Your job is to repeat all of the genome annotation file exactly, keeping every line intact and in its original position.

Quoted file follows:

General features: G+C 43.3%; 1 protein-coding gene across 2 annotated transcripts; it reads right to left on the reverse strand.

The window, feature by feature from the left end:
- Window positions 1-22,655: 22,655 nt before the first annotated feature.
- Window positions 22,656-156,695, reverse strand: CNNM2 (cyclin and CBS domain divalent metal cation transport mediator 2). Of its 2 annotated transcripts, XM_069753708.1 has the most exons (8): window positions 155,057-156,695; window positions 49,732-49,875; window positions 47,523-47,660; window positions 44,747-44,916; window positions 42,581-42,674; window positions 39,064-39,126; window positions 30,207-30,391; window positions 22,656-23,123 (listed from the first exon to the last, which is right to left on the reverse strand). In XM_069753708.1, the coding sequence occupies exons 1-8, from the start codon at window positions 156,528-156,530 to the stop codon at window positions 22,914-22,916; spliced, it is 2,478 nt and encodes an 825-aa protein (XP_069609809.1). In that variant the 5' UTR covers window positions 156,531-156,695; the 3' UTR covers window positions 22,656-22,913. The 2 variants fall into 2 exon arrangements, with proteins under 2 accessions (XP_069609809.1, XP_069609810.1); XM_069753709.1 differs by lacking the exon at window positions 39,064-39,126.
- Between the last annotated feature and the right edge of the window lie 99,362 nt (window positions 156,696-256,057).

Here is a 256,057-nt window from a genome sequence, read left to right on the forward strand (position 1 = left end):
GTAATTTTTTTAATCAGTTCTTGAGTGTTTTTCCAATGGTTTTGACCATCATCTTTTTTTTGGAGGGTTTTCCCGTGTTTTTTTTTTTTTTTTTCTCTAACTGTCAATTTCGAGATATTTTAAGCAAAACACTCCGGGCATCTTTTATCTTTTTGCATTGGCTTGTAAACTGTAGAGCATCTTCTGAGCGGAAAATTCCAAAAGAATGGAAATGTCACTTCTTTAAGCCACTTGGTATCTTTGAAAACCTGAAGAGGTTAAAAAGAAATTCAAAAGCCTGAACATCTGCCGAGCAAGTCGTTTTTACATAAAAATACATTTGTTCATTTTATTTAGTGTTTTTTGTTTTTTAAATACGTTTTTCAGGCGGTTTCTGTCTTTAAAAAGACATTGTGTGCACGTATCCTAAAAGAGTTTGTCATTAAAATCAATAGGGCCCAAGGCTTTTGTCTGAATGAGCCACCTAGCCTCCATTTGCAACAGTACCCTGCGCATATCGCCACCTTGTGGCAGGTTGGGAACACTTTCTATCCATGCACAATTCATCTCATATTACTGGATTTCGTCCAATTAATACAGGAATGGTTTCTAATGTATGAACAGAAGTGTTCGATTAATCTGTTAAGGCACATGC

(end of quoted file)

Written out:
General features: G+C 43.3%; 1 protein-coding gene across 2 annotated transcripts; it reads right to left on the reverse strand.

The window, feature by feature from the left end:
- Window positions 1-22,655: 22,655 nt before the first annotated feature.
- Window positions 22,656-156,695, reverse strand: CNNM2 (cyclin and CBS domain divalent metal cation transport mediator 2). Of its 2 annotated transcripts, XM_069753708.1 has the most exons (8): window positions 155,057-156,695; window positions 49,732-49,875; window positions 47,523-47,660; window positions 44,747-44,916; window positions 42,581-42,674; window positions 39,064-39,126; window positions 30,207-30,391; window positions 22,656-23,123 (listed from the first exon to the last, which is right to left on the reverse strand). In XM_069753708.1, the coding sequence occupies exons 1-8, from the start codon at window positions 156,528-156,530 to the stop codon at window positions 22,914-22,916; spliced, it is 2,478 nt and encodes an 825-aa protein (XP_069609809.1). In that variant the 5' UTR covers window positions 156,531-156,695; the 3' UTR covers window positions 22,656-22,913. The 2 variants fall into 2 exon arrangements, with proteins under 2 accessions (XP_069609809.1, XP_069609810.1); XM_069753709.1 differs by lacking the exon at window positions 39,064-39,126.
- Between the last annotated feature and the right edge of the window lie 99,362 nt (window positions 156,696-256,057).

Here is a 256,057-nt window from a genome sequence, read left to right on the forward strand (position 1 = left end):
GTAATTTTTTTAATCAGTTCTTGAGTGTTTTTCCAATGGTTTTGACCATCATCTTTTTTTTGGAGGGTTTTCCCGTGTTTTTTTTTTTTTTTTTCTCTAACTGTCAATTTCGAGATATTTTAAGCAAAACACTCCGGGCATCTTTTATCTTTTTGCATTGGCTTGTAAACTGTAGAGCATCTTCTGAGCGGAAAATTCCAAAAGAATGGAAATGTCACTTCTTTAAGCCACTTGGTATCTTTGAAAACCTGAAGAGGTTAAAAAGAAATTCAAAAGCCTGAACATCTGCCGAGCAAGTCGTTTTTACATAAAAATACATTTGTTCATTTTATTTAGTGTTTTTTGTTTTTTAAATACGTTTTTCAGGCGGTTTCTGTCTTTAAAAAGACATTGTGTGCACGTATCCTAAAAGAGTTTGTCATTAAAATCAATAGGGCCCAAGGCTTTTGTCTGAATGAGCCACCTAGCCTCCATTTGCAACAGTACCCTGCGCATATCGCCACCTTGTGGCAGGTTGGGAACACTTTCTATCCATGCACAATTCATCTCATATTACTGGATTTCGTCCAATTAATACAGGAATGGTTTCTAATGTATGAACAGAAGTGTTCGATTAATCTGTTAAGGCACATGC